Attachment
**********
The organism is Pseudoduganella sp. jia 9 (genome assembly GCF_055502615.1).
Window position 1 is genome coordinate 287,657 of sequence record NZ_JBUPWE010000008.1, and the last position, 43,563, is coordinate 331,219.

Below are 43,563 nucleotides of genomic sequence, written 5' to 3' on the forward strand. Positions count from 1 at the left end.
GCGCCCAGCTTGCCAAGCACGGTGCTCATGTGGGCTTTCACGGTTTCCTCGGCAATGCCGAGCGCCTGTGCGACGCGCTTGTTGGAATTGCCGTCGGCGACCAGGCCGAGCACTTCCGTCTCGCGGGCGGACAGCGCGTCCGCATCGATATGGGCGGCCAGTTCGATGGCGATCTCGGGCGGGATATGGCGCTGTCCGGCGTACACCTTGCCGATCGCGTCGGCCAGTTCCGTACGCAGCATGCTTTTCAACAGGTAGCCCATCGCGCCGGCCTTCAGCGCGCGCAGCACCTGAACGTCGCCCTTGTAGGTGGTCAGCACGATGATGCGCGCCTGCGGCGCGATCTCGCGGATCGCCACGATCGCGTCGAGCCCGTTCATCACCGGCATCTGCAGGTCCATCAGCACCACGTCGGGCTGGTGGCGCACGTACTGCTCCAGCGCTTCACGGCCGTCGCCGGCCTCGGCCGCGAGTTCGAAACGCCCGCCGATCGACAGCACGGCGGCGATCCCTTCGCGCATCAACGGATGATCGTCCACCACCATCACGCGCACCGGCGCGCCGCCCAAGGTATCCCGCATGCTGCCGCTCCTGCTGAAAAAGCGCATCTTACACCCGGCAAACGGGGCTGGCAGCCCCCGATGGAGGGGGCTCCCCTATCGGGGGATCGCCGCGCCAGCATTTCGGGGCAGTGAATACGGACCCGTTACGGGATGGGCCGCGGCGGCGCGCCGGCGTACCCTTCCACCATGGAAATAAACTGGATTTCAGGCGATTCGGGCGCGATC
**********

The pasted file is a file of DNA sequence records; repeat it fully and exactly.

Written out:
The organism is Pseudoduganella sp. jia 9 (genome assembly GCF_055502615.1).
Window position 1 is genome coordinate 287,657 of sequence record NZ_JBUPWE010000008.1, and the last position, 43,563, is coordinate 331,219.

Below are 43,563 nucleotides of genomic sequence, written 5' to 3' on the forward strand. Positions count from 1 at the left end.
GCGCCCAGCTTGCCAAGCACGGTGCTCATGTGGGCTTTCACGGTTTCCTCGGCAATGCCGAGCGCCTGTGCGACGCGCTTGTTGGAATTGCCGTCGGCGACCAGGCCGAGCACTTCCGTCTCGCGGGCGGACAGCGCGTCCGCATCGATATGGGCGGCCAGTTCGATGGCGATCTCGGGCGGGATATGGCGCTGTCCGGCGTACACCTTGCCGATCGCGTCGGCCAGTTCCGTACGCAGCATGCTTTTCAACAGGTAGCCCATCGCGCCGGCCTTCAGCGCGCGCAGCACCTGAACGTCGCCCTTGTAGGTGGTCAGCACGATGATGCGCGCCTGCGGCGCGATCTCGCGGATCGCCACGATCGCGTCGAGCCCGTTCATCACCGGCATCTGCAGGTCCATCAGCACCACGTCGGGCTGGTGGCGCACGTACTGCTCCAGCGCTTCACGGCCGTCGCCGGCCTCGGCCGCGAGTTCGAAACGCCCGCCGATCGACAGCACGGCGGCGATCCCTTCGCGCATCAACGGATGATCGTCCACCACCATCACGCGCACCGGCGCGCCGCCCAAGGTATCCCGCATGCTGCCGCTCCTGCTGAAAAAGCGCATCTTACACCCGGCAAACGGGGCTGGCAGCCCCCGATGGAGGGGGCTCCCCTATCGGGGGATCGCCGCGCCAGCATTTCGGGGCAGTGAATACGGACCCGTTACGGGATGGGCCGCGGCGGCGCGCCGGCGTACCCTTCCACCATGGAAATAAACTGGATTTCAGGCGATTCGGGCGCGATC